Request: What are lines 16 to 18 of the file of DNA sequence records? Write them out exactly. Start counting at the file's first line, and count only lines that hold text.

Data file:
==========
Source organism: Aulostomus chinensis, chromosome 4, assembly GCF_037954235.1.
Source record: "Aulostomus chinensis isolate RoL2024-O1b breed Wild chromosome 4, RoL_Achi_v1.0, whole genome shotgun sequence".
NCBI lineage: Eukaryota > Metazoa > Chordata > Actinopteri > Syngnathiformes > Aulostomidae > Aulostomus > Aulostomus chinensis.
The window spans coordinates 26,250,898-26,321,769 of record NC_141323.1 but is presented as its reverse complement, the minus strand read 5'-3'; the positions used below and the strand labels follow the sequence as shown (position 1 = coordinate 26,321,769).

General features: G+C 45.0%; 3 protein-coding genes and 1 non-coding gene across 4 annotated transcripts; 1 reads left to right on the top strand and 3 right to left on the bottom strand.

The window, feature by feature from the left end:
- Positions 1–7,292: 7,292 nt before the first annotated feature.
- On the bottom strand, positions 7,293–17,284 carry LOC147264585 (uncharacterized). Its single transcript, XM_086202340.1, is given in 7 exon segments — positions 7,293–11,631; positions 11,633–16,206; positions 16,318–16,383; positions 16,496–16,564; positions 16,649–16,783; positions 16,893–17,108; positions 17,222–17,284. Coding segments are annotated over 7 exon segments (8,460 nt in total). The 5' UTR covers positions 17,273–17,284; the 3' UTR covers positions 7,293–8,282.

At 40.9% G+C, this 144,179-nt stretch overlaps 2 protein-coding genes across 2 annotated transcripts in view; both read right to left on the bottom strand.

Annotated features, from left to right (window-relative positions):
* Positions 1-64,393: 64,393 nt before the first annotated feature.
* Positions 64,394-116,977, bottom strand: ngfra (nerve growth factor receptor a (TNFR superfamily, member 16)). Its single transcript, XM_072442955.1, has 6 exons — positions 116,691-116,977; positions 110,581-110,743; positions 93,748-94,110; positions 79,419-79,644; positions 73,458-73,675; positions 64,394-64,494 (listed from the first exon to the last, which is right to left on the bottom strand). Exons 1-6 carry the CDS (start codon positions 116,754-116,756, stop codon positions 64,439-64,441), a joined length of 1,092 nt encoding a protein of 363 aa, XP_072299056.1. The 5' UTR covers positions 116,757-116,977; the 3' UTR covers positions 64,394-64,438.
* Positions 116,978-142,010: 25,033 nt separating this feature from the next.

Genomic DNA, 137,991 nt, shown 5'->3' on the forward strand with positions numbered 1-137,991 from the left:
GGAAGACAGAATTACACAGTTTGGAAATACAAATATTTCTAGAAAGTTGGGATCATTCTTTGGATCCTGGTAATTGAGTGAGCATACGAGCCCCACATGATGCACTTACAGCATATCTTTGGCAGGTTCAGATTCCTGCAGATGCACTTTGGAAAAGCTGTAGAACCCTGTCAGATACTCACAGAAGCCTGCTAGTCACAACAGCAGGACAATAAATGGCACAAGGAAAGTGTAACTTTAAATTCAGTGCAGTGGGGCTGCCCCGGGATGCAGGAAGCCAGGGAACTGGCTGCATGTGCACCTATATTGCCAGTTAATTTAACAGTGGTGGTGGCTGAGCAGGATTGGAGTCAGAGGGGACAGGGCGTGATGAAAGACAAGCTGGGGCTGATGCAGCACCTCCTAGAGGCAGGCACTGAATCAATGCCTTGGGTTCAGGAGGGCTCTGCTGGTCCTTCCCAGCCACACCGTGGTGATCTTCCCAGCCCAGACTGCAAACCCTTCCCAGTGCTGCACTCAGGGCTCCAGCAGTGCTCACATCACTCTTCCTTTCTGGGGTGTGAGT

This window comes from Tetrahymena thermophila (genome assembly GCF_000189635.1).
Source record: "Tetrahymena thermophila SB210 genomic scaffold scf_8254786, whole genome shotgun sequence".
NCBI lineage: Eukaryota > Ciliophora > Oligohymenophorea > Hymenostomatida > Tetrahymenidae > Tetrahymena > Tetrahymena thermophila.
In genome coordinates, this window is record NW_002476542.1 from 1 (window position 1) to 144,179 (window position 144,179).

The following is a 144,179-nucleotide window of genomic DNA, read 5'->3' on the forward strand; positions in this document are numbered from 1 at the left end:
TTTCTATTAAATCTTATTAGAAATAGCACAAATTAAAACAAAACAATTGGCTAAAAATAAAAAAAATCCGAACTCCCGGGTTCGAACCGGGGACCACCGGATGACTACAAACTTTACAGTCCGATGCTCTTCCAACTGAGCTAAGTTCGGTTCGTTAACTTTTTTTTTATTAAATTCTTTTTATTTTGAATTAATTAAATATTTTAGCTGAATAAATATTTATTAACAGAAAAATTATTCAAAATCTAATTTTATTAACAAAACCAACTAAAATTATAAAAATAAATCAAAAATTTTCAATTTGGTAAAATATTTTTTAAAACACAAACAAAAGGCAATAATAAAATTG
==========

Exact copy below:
This window comes from Tetrahymena thermophila (genome assembly GCF_000189635.1).
Source record: "Tetrahymena thermophila SB210 genomic scaffold scf_8254786, whole genome shotgun sequence".
NCBI lineage: Eukaryota > Ciliophora > Oligohymenophorea > Hymenostomatida > Tetrahymenidae > Tetrahymena > Tetrahymena thermophila.